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Factors associated to depression in renal transplant recipients in Panama

Author:
Britton, GabrielleB   Vásquez, Vivian   Novarro, Nelson   Valdés, RéguloA   


Journal:
Indian Journal of Psychiatry


Issue Date:
2013


Abstract(summary):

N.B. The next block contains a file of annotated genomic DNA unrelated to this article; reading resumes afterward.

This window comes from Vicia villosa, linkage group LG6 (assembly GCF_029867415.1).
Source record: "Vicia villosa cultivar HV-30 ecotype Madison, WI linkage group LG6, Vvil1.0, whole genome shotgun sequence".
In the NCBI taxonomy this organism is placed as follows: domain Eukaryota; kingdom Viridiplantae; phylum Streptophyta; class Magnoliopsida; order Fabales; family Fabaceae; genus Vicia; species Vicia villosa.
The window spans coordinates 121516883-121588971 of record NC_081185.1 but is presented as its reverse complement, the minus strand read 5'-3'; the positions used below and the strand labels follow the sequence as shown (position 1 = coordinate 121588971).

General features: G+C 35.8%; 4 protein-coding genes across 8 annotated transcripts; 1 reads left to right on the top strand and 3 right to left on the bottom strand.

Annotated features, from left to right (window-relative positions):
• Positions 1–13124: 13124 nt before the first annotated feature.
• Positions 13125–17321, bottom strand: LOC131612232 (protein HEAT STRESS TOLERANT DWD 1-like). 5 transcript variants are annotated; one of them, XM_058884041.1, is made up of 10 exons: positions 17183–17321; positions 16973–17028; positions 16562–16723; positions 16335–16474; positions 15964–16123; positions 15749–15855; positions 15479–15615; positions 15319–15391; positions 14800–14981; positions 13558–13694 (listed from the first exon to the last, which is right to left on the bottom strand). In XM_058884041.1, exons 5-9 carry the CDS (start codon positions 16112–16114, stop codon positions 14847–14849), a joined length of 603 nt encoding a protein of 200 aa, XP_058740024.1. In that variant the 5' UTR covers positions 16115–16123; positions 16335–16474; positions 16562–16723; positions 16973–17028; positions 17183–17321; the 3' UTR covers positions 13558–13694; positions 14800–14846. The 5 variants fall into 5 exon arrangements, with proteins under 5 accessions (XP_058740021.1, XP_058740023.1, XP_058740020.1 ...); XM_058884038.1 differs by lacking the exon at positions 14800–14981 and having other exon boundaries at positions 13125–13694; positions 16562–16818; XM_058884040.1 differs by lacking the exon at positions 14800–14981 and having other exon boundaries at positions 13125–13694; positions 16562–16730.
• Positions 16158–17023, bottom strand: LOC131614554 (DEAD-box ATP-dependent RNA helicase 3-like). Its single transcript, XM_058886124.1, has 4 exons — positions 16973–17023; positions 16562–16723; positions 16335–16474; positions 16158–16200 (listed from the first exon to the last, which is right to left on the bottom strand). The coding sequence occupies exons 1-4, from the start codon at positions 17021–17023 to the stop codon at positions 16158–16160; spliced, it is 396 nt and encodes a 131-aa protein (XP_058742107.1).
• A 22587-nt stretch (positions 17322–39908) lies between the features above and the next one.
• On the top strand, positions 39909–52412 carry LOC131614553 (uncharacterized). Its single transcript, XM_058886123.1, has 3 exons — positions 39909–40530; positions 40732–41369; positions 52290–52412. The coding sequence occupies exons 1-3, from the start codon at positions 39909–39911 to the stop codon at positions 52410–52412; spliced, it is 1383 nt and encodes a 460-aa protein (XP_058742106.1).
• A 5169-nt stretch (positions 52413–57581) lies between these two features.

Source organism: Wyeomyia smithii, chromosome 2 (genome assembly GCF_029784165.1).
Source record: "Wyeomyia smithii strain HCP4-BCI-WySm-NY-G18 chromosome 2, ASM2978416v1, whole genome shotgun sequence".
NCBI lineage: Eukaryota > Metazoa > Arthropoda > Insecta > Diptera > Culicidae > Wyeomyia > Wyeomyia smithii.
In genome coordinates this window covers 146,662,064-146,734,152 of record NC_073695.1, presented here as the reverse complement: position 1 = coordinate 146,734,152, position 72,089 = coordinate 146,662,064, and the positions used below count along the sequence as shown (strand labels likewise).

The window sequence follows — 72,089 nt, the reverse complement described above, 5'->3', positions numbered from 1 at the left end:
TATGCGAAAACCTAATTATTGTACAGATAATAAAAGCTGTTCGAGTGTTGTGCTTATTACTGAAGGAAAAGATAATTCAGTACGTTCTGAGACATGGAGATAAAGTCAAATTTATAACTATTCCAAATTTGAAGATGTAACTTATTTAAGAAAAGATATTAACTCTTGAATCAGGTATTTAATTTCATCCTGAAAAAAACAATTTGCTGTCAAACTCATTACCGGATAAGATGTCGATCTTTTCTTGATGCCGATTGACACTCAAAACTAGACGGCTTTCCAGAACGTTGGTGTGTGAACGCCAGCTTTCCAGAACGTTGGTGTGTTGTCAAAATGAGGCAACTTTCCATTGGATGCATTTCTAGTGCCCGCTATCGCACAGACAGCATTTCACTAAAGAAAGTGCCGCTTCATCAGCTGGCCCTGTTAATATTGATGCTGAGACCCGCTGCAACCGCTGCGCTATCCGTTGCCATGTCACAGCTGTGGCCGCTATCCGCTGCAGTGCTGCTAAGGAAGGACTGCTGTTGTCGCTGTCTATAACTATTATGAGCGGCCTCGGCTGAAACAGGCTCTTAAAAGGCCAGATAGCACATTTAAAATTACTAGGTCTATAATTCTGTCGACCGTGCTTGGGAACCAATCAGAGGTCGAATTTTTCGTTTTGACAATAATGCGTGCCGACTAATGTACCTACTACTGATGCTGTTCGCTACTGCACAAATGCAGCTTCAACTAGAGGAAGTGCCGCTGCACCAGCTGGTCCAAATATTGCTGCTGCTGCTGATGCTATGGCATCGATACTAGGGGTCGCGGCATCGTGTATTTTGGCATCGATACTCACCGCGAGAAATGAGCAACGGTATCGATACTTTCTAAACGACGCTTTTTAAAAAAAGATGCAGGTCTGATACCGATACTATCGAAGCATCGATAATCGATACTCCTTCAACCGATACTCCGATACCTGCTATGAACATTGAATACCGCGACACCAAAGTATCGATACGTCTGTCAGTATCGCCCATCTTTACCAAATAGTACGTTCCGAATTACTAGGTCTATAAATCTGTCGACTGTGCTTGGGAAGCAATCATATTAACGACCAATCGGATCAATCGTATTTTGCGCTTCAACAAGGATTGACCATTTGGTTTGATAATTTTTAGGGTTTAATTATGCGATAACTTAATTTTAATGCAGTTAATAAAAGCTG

AIM: High rates of affective disorders have been reported in kidney transplant recipients treated for end-stage renal disease. Latin America has experienced a significant increase in transplant activity in recent decades, but there is a dearth of data regarding psychosocial issues following kidney transplantation. The aim of this study was to measure the prevalence of depression and the demographic factors associated to depression among renal transplant recipients in Panama.; MATERIALS AND METHODS: This cross-sectional study was conducted between March to May 2010 in a hospital setting during routine outpatient evaluations. The study included 119 renal transplant recipients (58 males, 61 females). Depressive symptoms were measured using the self-report Hospital Anxiety and Depression Scale and diagnoses were established by a trained psychiatrist using the Mini-International Neuropsychiatric Interview. Regression models were used to explore the association between depression and sociodemographic variables.; RESULTS: The prevalence of depression was 11.8% among transplant recipients. Linear regression indicated that the presence of an anxiety disorder, increasing age, and lower education levels were significantly and independently associated with depressive symptoms. Logistic regression analysis confirmed that anxiety and a perception of negative social support significantly increased the likelihood of depression.; CONCLUSIONS: These findings have important clinical implications. Depression after kidney transplantation has been shown to affect health outcomes adversely. Our results underscore the need to assess depressive symptoms as well as other affective disorders as part of the screening and treatment of renal transplant patients in Panama.


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